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I remember being blown away by the original Katayama Appleseed OVA (1988) because it was a ripping, lively and faithful adaptation from the manga series. Fast-forward to 2004, and I was similarly blown away by the CG Shinji Aramaki take on the IP, but for the life of me, cannot recall why. And here we are, skipping over 2007's Ex Machina, to find me realising that there is a time and place for this bouquet of firearms and robots, and that time and place was set squarely in my early teens.

You can never go back, but it's nice to be sentimental.

We join battlefield maiden/former ESWAT gun-lass Deunan Knute and her former/still-lover-gone-cyborg Briareos in a prequel tale, plying their combat trade in the shattered aftermath of a catastrophic world war. Allegories are as thin as the characterisation, with thankfully emaciated philosophising kept to a minimum. This is no Oshii bonfire of the metaphorical or metaphysical. This is magical toymaker Aramaki doing what he does best - action, machines and paper-thin personae.

Mechanical designs are why you come to this particular delivery. The production borders on near-photorealism in parts, with attention to capillary-bursting detail. Deunan, as well as two other characters, are the only actors to sport a human face - and the slightly stiff, strangely key-framed way she is animated sadly emphasise the strengths and weaknesses of the animation crew. Otherwise, the battle animation is superb and the machines tout a Kojima/MGS-esque level of appreciable grandiosity.

However, what once would have excited a young man only makes an older one take less note of robots and more of the tepid script. Voice acting is great, sound design is top-shelf and it is a visual tour de force. But the story outcrumbles a Lancashire Hard. It's a token veneer atop a heartless beast. Which is fine, for what it is. And what it is, is certainly not a 'good story'.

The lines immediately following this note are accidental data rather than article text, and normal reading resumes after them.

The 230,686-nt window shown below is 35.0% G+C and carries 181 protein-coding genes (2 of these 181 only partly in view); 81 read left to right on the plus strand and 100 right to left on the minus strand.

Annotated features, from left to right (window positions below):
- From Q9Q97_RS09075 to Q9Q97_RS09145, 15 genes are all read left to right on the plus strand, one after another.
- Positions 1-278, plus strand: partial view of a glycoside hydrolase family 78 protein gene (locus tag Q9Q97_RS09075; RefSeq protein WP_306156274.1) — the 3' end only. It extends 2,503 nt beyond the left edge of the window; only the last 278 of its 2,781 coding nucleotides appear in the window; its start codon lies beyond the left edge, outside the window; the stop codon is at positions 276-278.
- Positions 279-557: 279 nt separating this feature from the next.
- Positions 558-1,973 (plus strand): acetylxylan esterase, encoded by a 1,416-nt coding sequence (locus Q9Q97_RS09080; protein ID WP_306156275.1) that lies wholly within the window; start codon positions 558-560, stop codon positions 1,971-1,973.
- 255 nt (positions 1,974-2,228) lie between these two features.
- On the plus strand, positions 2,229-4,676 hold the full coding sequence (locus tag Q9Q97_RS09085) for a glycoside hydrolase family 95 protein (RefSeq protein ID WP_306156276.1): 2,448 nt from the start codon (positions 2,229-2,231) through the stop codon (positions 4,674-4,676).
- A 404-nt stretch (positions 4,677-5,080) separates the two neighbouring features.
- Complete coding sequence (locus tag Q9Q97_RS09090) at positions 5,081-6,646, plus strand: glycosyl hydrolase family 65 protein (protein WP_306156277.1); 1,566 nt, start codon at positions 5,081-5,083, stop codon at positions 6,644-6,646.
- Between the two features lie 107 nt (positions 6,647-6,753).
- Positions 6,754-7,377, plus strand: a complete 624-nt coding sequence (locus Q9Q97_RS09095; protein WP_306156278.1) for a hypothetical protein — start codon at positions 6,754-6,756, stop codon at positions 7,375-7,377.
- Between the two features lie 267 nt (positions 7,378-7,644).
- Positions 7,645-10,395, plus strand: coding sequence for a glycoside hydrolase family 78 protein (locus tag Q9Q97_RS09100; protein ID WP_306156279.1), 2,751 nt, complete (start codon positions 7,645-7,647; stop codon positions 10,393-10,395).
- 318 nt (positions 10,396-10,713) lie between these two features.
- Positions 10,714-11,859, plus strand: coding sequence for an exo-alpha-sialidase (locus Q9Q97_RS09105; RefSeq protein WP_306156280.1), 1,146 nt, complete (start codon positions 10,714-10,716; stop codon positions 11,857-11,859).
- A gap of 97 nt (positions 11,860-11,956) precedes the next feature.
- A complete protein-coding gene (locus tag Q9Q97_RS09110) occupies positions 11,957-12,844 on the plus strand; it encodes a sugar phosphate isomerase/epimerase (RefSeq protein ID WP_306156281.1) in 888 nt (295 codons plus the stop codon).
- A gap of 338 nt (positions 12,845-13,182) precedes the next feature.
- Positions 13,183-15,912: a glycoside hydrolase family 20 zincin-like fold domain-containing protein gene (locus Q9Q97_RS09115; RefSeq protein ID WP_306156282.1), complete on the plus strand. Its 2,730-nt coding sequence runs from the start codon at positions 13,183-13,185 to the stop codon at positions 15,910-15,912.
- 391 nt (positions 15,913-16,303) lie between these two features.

If you've ever wanted to see a videogame play itself, snag Appleseed α.
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asatiir

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Re: Surruptitious Celluloid - Cinema of Shame

by asatiir » Thu Aug 07, 2014 5:41 pm

Since I started using Plex, I began delving into weird and interesting movies for the past few weeks.

The Holy Mountain (1973):
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This hits pretty high in my list of "very weird" movies, by the time it was over I started the question the existence of humanity in general. Despite its dark and strange themes, it is one of the most colorful and illustrative movies I have seen a very long time. The Holy mountain is about a group of people put the greed and decadence their modern life behind them to achieve enlightenment and immortality by reaching the holy mountain through certain rites and rituals. A lot of occult themes that might be a little too overwhelming for those who might be a little sensitive to religious topics and such, but I'd say that it's strangely memorable.

Beyond the Black Rainbow (2010):
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Beyond the Black Rainbow is a movie I'd definitely vouch as Squadron of Shame material, it's very dense in the subjects it talks about, and has certain, subtle points that stick out like a sore thumb after understanding what's going on. The score and the cinematography is to die for, I would have honestly thought it was a 70s/80s sci-fi if I wasn't told that it was made in 2010. The movie didn't get that much attention as it was straight to video when it was out and never hit the silver screen.